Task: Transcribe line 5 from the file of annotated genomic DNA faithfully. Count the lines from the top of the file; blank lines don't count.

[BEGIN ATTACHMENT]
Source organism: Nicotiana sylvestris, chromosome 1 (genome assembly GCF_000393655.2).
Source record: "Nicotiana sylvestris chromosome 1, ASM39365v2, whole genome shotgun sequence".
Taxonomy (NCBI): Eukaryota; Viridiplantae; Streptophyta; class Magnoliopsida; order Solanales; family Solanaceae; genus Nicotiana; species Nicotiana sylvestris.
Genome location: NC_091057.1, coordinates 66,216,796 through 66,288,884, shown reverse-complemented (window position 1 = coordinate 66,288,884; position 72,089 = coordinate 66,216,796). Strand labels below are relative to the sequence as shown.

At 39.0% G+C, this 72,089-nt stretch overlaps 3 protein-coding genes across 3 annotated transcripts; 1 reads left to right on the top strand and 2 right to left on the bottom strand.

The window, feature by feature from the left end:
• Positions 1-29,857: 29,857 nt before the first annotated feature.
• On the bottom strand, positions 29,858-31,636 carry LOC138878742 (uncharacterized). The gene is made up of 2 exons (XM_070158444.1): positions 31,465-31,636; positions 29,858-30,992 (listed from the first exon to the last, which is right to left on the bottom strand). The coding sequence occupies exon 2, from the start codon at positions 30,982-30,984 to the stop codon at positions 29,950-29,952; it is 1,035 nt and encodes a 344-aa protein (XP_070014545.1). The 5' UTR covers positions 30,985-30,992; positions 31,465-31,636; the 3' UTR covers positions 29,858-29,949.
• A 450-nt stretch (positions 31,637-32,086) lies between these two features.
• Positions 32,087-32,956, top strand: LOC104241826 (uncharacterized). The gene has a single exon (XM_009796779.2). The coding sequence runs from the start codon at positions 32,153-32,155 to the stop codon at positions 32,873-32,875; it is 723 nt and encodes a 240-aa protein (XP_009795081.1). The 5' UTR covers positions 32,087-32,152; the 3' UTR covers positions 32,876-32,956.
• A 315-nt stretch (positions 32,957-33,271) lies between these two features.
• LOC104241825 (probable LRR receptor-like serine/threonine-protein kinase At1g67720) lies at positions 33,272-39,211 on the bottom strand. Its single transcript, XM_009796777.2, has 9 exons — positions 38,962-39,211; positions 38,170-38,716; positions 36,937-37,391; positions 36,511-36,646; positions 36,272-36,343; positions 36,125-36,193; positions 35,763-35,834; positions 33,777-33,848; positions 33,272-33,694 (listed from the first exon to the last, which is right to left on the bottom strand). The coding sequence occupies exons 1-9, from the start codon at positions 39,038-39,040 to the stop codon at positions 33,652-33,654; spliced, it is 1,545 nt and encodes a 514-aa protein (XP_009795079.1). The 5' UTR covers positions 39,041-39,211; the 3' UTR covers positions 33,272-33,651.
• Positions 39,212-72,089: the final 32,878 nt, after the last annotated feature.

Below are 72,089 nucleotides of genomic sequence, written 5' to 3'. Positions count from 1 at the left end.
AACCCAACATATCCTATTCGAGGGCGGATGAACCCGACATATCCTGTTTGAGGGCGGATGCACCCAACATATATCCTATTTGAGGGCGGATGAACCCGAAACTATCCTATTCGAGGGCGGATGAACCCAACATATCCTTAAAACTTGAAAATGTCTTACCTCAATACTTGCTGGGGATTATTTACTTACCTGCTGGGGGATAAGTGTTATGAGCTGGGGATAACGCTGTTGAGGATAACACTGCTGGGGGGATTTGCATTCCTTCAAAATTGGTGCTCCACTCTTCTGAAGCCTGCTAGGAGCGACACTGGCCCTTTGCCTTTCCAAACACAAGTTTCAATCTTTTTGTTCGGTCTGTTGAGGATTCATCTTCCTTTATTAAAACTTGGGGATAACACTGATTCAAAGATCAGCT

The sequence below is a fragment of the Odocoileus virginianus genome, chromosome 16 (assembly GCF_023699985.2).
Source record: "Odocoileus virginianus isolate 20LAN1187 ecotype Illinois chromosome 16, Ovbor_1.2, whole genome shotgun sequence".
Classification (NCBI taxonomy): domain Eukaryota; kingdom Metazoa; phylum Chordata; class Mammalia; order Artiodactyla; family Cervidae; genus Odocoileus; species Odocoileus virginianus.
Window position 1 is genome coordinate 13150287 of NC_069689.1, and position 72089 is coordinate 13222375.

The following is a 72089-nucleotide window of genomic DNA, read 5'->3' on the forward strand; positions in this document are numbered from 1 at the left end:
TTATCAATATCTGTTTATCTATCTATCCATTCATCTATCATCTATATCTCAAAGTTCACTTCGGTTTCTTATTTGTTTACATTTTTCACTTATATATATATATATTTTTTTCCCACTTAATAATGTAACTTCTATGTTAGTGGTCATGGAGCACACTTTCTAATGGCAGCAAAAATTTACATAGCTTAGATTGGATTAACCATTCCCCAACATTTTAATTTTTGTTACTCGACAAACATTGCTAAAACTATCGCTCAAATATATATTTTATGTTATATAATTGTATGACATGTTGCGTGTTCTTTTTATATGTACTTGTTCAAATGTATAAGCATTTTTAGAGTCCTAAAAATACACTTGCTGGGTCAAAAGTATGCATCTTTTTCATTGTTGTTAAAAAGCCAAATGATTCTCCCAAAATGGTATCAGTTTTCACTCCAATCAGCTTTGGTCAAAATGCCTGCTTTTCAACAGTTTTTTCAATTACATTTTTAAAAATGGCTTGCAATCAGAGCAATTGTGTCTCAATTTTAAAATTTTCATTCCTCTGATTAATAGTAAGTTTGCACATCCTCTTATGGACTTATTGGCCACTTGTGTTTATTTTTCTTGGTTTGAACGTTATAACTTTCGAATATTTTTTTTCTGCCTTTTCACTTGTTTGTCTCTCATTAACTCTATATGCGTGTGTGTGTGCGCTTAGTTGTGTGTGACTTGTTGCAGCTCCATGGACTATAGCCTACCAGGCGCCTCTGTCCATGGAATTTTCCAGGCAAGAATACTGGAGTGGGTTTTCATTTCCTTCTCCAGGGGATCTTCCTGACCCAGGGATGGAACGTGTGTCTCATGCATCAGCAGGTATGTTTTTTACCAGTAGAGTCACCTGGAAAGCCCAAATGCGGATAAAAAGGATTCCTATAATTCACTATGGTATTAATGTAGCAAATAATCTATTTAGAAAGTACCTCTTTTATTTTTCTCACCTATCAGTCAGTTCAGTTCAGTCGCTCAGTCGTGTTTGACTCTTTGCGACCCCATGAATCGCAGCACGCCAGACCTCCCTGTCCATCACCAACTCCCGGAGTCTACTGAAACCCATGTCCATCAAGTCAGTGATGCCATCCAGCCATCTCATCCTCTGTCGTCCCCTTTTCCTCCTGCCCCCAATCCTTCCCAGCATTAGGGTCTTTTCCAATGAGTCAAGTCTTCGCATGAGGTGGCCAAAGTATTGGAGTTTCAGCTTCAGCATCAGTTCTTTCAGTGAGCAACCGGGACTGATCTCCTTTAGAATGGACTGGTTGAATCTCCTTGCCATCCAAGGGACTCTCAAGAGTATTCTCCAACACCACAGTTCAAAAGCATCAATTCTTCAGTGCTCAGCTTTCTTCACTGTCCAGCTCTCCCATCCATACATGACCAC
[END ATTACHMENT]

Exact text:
At 39.0% G+C, this 72,089-nt stretch overlaps 3 protein-coding genes across 3 annotated transcripts; 1 reads left to right on the top strand and 2 right to left on the bottom strand.